New research collaboration will develop precision cell therapies for blood disorders

3d rendering of red blood cells in vein

The Universities of Birmingham and Oxford are to take part in one of five NHS Blood and Transplant (NHSBT) research units launched today.

The £20m programme, co-funded by the National Institute for Health and Care Research (NIHR) and NHSBT – are aimed at providing new technologies, techniques or insights that will benefit donation, transfusion, and transplantation. The NIHR BTRUs are partnerships between universities and NHSBT.

Many of the work strands in the new units could result in new technologies and practices that can then be delivered at scale by NHSBT, helping to save and improve even more lives. Much of the work will be aimed at reducing health disparities and improving access to new treatments.

Researchers at the Universities of Birmingham (UoB) and Oxford are part of the NIHR BTRU in Precision Cellular Therapeutics – also working in collaboration with University Hospitals Birmingham (UHB) NHS Foundation Trust. UoB and UHB are both founding members of BHP, with a long history of collaborative research and development.  

The aim is to develop new kinds of cell therapies for blood disorders and blood cancer, and improved systems for following up patients receiving treatment to better support their care.

There is a wide range of work in the package but examples include:

      • Transplants work in blood cancer patients because some of the donor immune cells attack and eliminate the cancer, but these cells can also attack the donors own cells and cause a complication called graft versus host disease (GvHD).  The team will seek to identify and clone the receptors that enable the T cells to target the cancer cells while reducing the toxicity due to GvHD seen in patients. The ultimate aim of this research is develop a novel clinical trial, with NHSBT, via its cell therapy manufacturing infrastructure, expanding these cancer specific T cell receptors for use in patients.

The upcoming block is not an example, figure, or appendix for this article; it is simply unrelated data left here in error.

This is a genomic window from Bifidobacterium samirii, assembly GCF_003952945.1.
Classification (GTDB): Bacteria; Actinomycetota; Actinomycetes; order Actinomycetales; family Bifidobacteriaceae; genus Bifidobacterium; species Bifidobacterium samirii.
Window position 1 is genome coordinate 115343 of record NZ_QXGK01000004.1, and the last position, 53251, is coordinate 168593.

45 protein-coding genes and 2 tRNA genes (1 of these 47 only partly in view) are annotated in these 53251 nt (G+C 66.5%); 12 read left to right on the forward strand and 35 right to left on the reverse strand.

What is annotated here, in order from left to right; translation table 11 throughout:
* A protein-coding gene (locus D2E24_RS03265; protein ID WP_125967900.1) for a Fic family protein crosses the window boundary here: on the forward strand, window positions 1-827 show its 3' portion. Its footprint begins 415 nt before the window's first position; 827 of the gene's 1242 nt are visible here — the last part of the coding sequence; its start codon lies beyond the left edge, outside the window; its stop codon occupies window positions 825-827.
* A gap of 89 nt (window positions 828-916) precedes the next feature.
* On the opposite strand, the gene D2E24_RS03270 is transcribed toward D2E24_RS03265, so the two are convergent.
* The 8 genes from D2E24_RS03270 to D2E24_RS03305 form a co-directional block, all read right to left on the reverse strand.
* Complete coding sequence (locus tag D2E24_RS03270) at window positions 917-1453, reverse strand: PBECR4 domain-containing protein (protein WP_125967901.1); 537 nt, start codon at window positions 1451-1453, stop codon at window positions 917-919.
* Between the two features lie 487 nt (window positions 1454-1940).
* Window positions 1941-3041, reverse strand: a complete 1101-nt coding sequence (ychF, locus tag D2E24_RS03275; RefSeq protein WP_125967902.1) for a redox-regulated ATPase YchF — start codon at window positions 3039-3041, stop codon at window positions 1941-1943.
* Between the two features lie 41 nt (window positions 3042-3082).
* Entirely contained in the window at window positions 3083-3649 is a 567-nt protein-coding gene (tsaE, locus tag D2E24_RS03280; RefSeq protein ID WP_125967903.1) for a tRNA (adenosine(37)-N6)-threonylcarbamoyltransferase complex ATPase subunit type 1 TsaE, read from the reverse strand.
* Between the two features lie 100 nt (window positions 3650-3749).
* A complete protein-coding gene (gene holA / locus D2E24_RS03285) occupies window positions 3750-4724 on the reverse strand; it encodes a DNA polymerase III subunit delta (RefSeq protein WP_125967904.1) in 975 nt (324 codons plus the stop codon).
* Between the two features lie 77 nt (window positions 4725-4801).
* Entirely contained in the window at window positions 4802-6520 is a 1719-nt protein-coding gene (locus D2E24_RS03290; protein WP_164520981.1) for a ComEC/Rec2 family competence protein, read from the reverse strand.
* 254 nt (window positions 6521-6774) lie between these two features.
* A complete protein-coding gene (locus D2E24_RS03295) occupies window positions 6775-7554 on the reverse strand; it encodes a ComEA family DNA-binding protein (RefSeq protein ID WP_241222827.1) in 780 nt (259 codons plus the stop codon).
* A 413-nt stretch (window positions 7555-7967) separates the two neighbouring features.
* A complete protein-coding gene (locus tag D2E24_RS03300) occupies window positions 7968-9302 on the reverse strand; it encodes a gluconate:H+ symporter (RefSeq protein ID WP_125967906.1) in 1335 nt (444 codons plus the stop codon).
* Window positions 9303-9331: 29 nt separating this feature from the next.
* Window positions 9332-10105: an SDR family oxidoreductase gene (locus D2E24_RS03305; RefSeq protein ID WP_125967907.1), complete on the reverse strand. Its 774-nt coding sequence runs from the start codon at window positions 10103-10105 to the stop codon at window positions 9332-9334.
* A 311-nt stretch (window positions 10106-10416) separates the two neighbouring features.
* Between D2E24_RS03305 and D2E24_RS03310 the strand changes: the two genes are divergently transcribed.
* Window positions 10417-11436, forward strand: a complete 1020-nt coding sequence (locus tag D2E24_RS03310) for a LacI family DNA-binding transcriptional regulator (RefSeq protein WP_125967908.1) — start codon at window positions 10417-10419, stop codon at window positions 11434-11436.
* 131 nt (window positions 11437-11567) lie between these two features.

• There is a shortage of suitable cell donors for minority communities.  Cord blood units from babies may be a match but not have enough cells to be successful in adults. The team will seek to expand and gene edit the stem cells in cord blood, so they could be used with increased safely in a wider range of adults.  NHSBT will support the translation of this research through to early phase clinical trials, providing process development, manufacturing and quality control expertise.  This initiative will drive wider access to cord blood transplant.
      • It is important that patients from all communities benefit from cell therapies.  The team will seek to better understand how patients access the newer cell therapies and how they perceive the benefits of treatment.  The team will develop new digital technologies that improve care by enhancing interactions between the patients and their doctors and nurses.

The BRTUs are funded by £16m from the NIHR and £4m from NHSBT, with research goals set to meet NHSBT’s requirements, to be delivered between 2022 and 2027.

The products could be manufactured at the latest NHSBT sites including major new centres such as the new cellular therapies laboratories in Barnsley and the forthcoming Clinical Biotechnology Centre in Bristol.

Dr Gail Miflin, Chief Medical Officer for NHSBT, said: “By collaborating with academia, these five new Blood and Transplant Research Units will help us to deliver on our mission to ‘save and improve even more lives’ and drive innovation to inform future clinical practice and improve patient outcomes.

“For example, the supply-demand gap for solid organs continues to grow. We will explore the use of organ perfusion technologies to maintain and enhance the quality of organs, improve organ preservation and increase organ utilisation. This will enable more patients to receive the transplant they need.

“And by building and analysing new data sets to track and demonstrate the impact of our interventions will lead to better understanding and improved outcomes. We already do this well for solid organs, but do not currently understand the outcomes for people who receive blood or stem cells. We will work with partners to build integrated data sets for these patients, focusing on the multi-transfused, especially those with sickle cell disease where a clear health inequity exists.

“To maximise the value and impact from our research, we will accelerate the translation of innovation into practice. The NIHR BTRUs will be an important vehicle for this in the longer term.”